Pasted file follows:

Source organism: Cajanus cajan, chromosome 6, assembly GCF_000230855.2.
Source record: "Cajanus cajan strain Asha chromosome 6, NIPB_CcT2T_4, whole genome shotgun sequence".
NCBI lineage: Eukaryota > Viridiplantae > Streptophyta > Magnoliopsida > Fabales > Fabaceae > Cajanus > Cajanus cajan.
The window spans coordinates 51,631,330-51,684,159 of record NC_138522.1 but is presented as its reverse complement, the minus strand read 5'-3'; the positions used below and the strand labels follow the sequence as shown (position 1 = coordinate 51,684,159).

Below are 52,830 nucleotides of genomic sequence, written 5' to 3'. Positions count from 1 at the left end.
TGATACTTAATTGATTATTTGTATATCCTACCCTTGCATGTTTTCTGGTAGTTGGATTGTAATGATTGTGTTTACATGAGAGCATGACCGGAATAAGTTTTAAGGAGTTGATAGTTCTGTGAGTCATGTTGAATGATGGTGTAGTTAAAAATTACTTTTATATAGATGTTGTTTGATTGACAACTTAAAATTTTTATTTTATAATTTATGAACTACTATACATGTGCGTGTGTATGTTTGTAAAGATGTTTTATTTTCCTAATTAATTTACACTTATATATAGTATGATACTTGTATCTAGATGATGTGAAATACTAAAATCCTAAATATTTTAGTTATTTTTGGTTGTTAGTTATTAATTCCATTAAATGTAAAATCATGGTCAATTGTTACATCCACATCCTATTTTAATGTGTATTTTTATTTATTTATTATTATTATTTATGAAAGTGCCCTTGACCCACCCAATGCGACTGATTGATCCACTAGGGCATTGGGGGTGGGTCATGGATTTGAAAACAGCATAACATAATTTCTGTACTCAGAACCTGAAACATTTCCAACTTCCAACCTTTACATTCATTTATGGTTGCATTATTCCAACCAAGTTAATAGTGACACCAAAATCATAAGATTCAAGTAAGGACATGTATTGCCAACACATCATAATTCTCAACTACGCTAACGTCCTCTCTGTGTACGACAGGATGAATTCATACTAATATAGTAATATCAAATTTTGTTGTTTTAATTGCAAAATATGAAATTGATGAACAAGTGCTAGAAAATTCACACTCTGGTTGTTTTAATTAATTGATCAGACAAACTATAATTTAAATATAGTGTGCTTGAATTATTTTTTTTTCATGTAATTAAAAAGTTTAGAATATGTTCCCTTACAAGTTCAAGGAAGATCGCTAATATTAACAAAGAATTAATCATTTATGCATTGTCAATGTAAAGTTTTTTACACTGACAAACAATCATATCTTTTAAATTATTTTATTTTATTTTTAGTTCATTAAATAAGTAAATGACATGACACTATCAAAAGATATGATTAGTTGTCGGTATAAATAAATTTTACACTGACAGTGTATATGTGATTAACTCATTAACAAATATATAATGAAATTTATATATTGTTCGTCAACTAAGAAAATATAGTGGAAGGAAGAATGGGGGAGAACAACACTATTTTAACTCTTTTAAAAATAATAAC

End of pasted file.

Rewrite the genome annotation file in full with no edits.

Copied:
Source organism: Cajanus cajan, chromosome 6, assembly GCF_000230855.2.
Source record: "Cajanus cajan strain Asha chromosome 6, NIPB_CcT2T_4, whole genome shotgun sequence".
NCBI lineage: Eukaryota > Viridiplantae > Streptophyta > Magnoliopsida > Fabales > Fabaceae > Cajanus > Cajanus cajan.
The window spans coordinates 51,631,330-51,684,159 of record NC_138522.1 but is presented as its reverse complement, the minus strand read 5'-3'; the positions used below and the strand labels follow the sequence as shown (position 1 = coordinate 51,684,159).

Below are 52,830 nucleotides of genomic sequence, written 5' to 3'. Positions count from 1 at the left end.
TGATACTTAATTGATTATTTGTATATCCTACCCTTGCATGTTTTCTGGTAGTTGGATTGTAATGATTGTGTTTACATGAGAGCATGACCGGAATAAGTTTTAAGGAGTTGATAGTTCTGTGAGTCATGTTGAATGATGGTGTAGTTAAAAATTACTTTTATATAGATGTTGTTTGATTGACAACTTAAAATTTTTATTTTATAATTTATGAACTACTATACATGTGCGTGTGTATGTTTGTAAAGATGTTTTATTTTCCTAATTAATTTACACTTATATATAGTATGATACTTGTATCTAGATGATGTGAAATACTAAAATCCTAAATATTTTAGTTATTTTTGGTTGTTAGTTATTAATTCCATTAAATGTAAAATCATGGTCAATTGTTACATCCACATCCTATTTTAATGTGTATTTTTATTTATTTATTATTATTATTTATGAAAGTGCCCTTGACCCACCCAATGCGACTGATTGATCCACTAGGGCATTGGGGGTGGGTCATGGATTTGAAAACAGCATAACATAATTTCTGTACTCAGAACCTGAAACATTTCCAACTTCCAACCTTTACATTCATTTATGGTTGCATTATTCCAACCAAGTTAATAGTGACACCAAAATCATAAGATTCAAGTAAGGACATGTATTGCCAACACATCATAATTCTCAACTACGCTAACGTCCTCTCTGTGTACGACAGGATGAATTCATACTAATATAGTAATATCAAATTTTGTTGTTTTAATTGCAAAATATGAAATTGATGAACAAGTGCTAGAAAATTCACACTCTGGTTGTTTTAATTAATTGATCAGACAAACTATAATTTAAATATAGTGTGCTTGAATTATTTTTTTTTCATGTAATTAAAAAGTTTAGAATATGTTCCCTTACAAGTTCAAGGAAGATCGCTAATATTAACAAAGAATTAATCATTTATGCATTGTCAATGTAAAGTTTTTTACACTGACAAACAATCATATCTTTTAAATTATTTTATTTTATTTTTAGTTCATTAAATAAGTAAATGACATGACACTATCAAAAGATATGATTAGTTGTCGGTATAAATAAATTTTACACTGACAGTGTATATGTGATTAACTCATTAACAAATATATAATGAAATTTATATATTGTTCGTCAACTAAGAAAATATAGTGGAAGGAAGAATGGGGGAGAACAACACTATTTTAACTCTTTTAAAAATAATAAC